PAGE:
Comparative Analysis Of Secondary School Students’ Attitudes Towards Science And Its Learning: The Singapore Experience Based Upon Gender, Academic Levels And Streams Differences

Kumar Laxman*, Dr. Yap Kueh Chin**
* Corresponding Author, National Institute of Education, Singapore.
** National Institute of Education, Singapore
Periodicity:May - July'2009


Students’ normative perceptions of the nature of Science and their worldviews on the relevance of Science in pragmatic everyday contexts influence their keenness in wanting to learn Science and develop scientific mindsets. The chief goal of the research study delineated in this paper was to examine patterns of commonalities and variations in the attitudes of students enrolled in Singapore secondary schools towards Science as an organized disciplinary field of knowledge and the efficacy of the teaching of Science subjects in the classrooms. A constructed survey was administered as the primary means of data collection and statistical methods were used to analyze the collected data corpus to establish salient research findings. Generally students found Science to be of utility in making better sense of sensory experiences and understanding the complexities of the mechanistic functioning of this universe. Students were also generally satisfied with the quality of teaching being carried out in their classrooms. However, interestingly, gender, academic levels and streams based differences did emerge in scrutinizing students’ responses on their conceptions of the structural character of Science and the approaches adopted in the pedagogical delivery of Science content matter during lesson time.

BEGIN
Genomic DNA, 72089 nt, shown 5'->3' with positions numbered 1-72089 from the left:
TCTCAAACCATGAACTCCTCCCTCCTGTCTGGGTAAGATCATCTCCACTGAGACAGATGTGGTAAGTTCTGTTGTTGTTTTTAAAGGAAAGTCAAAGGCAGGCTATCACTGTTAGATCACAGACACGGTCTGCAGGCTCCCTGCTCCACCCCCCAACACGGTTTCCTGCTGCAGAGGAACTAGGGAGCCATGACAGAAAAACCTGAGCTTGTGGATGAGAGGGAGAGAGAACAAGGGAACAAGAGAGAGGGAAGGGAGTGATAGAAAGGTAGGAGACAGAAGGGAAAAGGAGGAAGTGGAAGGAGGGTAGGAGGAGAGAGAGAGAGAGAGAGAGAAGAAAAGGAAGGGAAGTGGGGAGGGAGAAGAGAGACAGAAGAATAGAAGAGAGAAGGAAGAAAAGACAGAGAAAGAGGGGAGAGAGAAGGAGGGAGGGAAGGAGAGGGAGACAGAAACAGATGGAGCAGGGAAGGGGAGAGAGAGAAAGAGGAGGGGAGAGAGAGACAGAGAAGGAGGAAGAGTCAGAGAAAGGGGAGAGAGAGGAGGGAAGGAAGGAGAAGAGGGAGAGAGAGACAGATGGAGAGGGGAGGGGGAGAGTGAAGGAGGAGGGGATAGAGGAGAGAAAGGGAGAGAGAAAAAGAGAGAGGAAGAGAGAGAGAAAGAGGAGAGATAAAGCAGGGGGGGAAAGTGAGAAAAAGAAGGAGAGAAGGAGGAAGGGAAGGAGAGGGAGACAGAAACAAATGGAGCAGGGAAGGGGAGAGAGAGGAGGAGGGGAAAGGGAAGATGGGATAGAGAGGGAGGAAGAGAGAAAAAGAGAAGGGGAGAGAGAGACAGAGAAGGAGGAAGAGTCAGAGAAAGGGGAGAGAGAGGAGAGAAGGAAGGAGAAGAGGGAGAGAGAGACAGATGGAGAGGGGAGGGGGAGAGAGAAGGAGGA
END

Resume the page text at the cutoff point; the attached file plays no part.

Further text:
Student Attitudes, Perception of Science, Science Education, Comparative Studies.

How to Cite this Article?

Dr. Kumar Laxman and Dr. Yap Kueh Chin (2009). Comparative Analysis Of Secondary School Students’ Attitudes Towards Science And Its Learning: The Singapore Experience Based Upon Gender, Academic Levels And Streams Differences. i-manager’s Journal on Educational Psychology, 3(1), 23-33.


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